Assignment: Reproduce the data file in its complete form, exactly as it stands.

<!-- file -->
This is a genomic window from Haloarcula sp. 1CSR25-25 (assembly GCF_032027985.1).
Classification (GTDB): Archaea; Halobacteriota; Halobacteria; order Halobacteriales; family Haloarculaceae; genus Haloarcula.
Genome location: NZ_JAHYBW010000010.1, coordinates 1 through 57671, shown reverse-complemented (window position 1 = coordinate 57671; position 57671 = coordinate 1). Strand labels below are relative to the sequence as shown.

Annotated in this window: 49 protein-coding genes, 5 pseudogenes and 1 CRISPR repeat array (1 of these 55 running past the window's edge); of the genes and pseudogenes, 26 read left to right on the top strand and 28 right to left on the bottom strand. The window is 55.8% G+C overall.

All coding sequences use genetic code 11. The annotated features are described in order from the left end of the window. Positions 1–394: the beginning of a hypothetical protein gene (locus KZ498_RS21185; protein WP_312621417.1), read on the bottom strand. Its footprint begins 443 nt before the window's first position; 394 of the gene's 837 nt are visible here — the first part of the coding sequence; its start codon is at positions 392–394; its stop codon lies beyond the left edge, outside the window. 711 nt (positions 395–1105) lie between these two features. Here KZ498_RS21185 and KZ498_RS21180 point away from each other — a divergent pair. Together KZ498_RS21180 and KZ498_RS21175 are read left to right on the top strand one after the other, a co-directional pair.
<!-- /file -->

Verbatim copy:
This is a genomic window from Haloarcula sp. 1CSR25-25 (assembly GCF_032027985.1).
Classification (GTDB): Archaea; Halobacteriota; Halobacteria; order Halobacteriales; family Haloarculaceae; genus Haloarcula.
Genome location: NZ_JAHYBW010000010.1, coordinates 1 through 57671, shown reverse-complemented (window position 1 = coordinate 57671; position 57671 = coordinate 1). Strand labels below are relative to the sequence as shown.

Annotated in this window: 49 protein-coding genes, 5 pseudogenes and 1 CRISPR repeat array (1 of these 55 running past the window's edge); of the genes and pseudogenes, 26 read left to right on the top strand and 28 right to left on the bottom strand. The window is 55.8% G+C overall.

All coding sequences use genetic code 11. The annotated features are described in order from the left end of the window. Positions 1–394: the beginning of a hypothetical protein gene (locus KZ498_RS21185; protein WP_312621417.1), read on the bottom strand. Its footprint begins 443 nt before the window's first position; 394 of the gene's 837 nt are visible here — the first part of the coding sequence; its start codon is at positions 392–394; its stop codon lies beyond the left edge, outside the window. 711 nt (positions 395–1105) lie between these two features. Here KZ498_RS21185 and KZ498_RS21180 point away from each other — a divergent pair. Together KZ498_RS21180 and KZ498_RS21175 are read left to right on the top strand one after the other, a co-directional pair.